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Asian Pacific Islander Desi American Heritage Month

Celebrate APIDA (Asian Pacific Islander Desi American)
Heritage Month

March 31 - May 7

More than one dozen opportunities to celebrate APIDA heritage await the Lake County community at CLC. Events are free and virtual!


APIDA Heritage Month
Zoom Backgrounds

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How to use virtual backgrounds for your Zoom meetings:

  1. Click on the images to view these in full size. Then right click on the image you choose to save it to your computer.
  2. Follow Zoom’s directions about how to implement virtual backgrounds in your video calls.

Open to the Public

National Cambodian Heritage Museum performance/workshop
2-3 p.m.

Music and dance play a significant role in Cambodian traditions and cultures. Come learn more about Cambodian history and culture through a collaborative event presented by the National Cambodian Heritage Museum.  Presenters will provide musical performances and dance demonstrations along with discussion.  Participants will be able to engage with presenters through Q&As. To learn more about the National Cambodian Heritage Museum and Killing Fields Memorial, please visit www.cambodianmuseum.org.

Register in advance for this event

Keynote event: Fatimah Asghar reading and fireside chat
3 p.m.

Join us for a reading and fireside chat with writer and filmmaker Fatimah Asghar. In 2011, Asghar created a spoken word poetry group in Bosnia and Herzegovina while on a Fulbright studying theater in post-genocidal countries. She is the writer and co-creator of Brown Girls, an Emmy-Nominated web series. A Ruth Lily and Dorothy Sargent Rosenberg Fellow, she was also featured on the 2017 Forbes’ 30 Under 30 list. She is the author of If They Come For Us, and the co-editor of Halal If You Hear Me, an anthology that celebrates Muslim writers who are also women, queer, gender nonconforming and/or trans. For more on Fatima Asghar, visit www.fatimahasghar.com

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For CLC students and staff

Nicole Chung creative writing workshop, Spring Reading Series
3-4 p.m.

30 free copies of Chung’s book will be made available to students who wish to attend the workshop on a first come/first serve basis. The books will be available in LancerZone starting 3/15/21—please let your students know. Sponsored by the English Department. For more on Nicole Chung, visit https://nicolechung.net/.

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Nicole Chung reading, Spring Reading Series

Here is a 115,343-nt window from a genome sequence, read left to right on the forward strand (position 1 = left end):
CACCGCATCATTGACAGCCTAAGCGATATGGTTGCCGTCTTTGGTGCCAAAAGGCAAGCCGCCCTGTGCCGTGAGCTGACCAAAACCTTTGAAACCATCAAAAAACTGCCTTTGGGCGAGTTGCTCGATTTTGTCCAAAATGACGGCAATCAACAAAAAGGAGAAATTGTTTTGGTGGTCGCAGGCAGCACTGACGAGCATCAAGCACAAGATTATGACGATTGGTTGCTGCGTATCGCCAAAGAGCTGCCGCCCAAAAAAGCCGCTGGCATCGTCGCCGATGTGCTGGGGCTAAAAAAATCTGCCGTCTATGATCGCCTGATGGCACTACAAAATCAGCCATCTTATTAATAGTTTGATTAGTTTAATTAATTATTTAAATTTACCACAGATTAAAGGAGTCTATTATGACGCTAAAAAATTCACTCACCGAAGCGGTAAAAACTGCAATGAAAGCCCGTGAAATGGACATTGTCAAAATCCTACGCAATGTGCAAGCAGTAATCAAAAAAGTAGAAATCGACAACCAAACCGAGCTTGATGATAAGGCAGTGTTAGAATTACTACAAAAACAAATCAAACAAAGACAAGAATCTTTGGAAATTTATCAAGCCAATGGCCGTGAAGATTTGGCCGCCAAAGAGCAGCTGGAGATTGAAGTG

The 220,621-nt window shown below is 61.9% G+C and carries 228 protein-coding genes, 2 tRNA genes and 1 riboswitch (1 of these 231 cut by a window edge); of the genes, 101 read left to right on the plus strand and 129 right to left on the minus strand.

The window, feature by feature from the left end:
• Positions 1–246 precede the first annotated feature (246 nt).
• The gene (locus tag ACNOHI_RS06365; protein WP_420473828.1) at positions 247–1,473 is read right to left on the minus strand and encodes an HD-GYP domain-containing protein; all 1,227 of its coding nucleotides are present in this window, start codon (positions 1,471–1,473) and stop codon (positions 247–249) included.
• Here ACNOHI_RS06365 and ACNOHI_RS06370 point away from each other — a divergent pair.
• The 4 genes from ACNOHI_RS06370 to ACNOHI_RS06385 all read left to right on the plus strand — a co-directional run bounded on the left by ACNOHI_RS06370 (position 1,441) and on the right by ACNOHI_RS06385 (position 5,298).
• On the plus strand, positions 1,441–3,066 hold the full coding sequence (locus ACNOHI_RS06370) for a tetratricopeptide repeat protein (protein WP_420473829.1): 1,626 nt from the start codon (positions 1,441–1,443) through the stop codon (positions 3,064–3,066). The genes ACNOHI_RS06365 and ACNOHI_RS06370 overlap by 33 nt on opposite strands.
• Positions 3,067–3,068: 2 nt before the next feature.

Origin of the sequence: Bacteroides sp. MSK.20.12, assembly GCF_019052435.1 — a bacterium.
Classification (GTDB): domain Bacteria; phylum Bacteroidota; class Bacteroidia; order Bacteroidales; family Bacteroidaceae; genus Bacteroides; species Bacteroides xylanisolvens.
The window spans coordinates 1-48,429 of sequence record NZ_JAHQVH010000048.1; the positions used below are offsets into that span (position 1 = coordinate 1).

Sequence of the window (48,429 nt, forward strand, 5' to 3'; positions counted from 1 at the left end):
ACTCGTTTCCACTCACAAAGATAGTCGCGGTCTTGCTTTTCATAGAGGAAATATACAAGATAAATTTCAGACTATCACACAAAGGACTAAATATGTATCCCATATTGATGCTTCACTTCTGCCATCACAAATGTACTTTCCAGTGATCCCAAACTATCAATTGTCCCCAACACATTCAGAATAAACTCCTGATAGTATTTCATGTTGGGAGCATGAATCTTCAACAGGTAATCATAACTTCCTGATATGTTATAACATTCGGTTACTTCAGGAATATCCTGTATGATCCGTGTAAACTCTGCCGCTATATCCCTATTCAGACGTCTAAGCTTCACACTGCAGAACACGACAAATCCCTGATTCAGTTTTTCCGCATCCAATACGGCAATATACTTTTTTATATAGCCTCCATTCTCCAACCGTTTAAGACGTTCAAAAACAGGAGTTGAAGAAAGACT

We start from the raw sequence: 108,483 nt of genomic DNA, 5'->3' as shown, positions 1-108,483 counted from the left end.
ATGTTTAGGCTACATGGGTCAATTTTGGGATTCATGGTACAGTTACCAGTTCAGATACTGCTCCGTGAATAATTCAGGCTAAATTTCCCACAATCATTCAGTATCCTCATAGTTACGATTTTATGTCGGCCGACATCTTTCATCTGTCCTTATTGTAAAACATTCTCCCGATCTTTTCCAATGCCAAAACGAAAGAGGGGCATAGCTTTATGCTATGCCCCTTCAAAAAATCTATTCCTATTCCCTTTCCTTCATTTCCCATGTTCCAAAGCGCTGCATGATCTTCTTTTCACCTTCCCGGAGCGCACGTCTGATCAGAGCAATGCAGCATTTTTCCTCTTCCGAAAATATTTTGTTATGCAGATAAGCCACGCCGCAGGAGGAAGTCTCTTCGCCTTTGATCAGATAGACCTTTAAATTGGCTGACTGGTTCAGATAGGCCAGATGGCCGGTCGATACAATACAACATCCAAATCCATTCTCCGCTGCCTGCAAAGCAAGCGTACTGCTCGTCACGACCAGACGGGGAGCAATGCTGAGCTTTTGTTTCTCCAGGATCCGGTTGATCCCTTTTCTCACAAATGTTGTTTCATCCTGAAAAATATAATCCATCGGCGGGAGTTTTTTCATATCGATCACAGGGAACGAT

7 p.m.

Author Nicole Chung will read from her national bestselling memoir, All You Can Ever Know: “Growing up in small-town Oregon as a Korean-American adopted by white parents was a lonely experience…Chung’s memoir is more than a thoughtful consideration of race and heritage in America. It is the story of sisters finding each other, overcoming bureaucracy, abuse, separation, and time” (The New Yorker). Sponsored by the English Department.

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Always Be My Maybe Netflix watch party
8 p.m.

Join us on Netflix for Friday movie night featuring comedy legend Ali Wong! Childhood sweethearts have a falling out and don't speak for 15 years, only reconnecting as adults when famous chef Sasha runs into hometown musician Marcus in San Francisco. What could have been a routine, predictable fairy tale instead stands out with spirited performances and spot-on cultural observations, establishing its own unique identity and savoring aspects of Asian American cultures (2019, time length: 1h 42m).  Note: Google Chrome required, and you will need to download the free Teleparty extension at https://www.netflixparty.com/. While we won't be using Zoom, registration through Zoom is required so we can send you an email right before the screening to join the watch party.

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Confronting Anti-Blackness in Asian American Communities,
3 p.m.

The murder of George Floyd resulted in a national uprising against anti-Black racism and Americans across racial groups are now engaging in complex and oftentimes uncomfortable conversations about race privilege and racism. This interactive discussion, led by Communications instructor Cindu Thomas-George, will explore the concept of anti-Blackness and will encourage participants to engage in cross-racial allyship and help disrupt anti-Black racism within their own families and Asian communities. Please note that this is an interactive discussion and participants should come ready to have their cameras on.

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Model Minority, Perpetual Foreigner, Yellow Peril? Challenging Old and New Stereotypes about Asian Americans
1 p.m.

The COVID-19 pandemic has seen a resurgence of anti-Asian sentiment and violence in the United States. However, racist stereotypes about Asian Americans are nothing new and have strategically served the interests of those in power long before this moment. In this talk, English, Humanities, and Asian American Studies instructor Jenny Lee will discuss the roots of anti-Asian violence in America and the ways in which anti-Asian stereotypes have emerged and evolved over time. Attendees will come away with strategies to recognize and confront these stereotypes on campus and in their communities.

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Huge thanks to our amazing APIDA committee!

Michelle Cai and Holly Rosales (CLC students)
Christina Gardner
Jenny Lee
Susan Ros
Cindu Thomas-George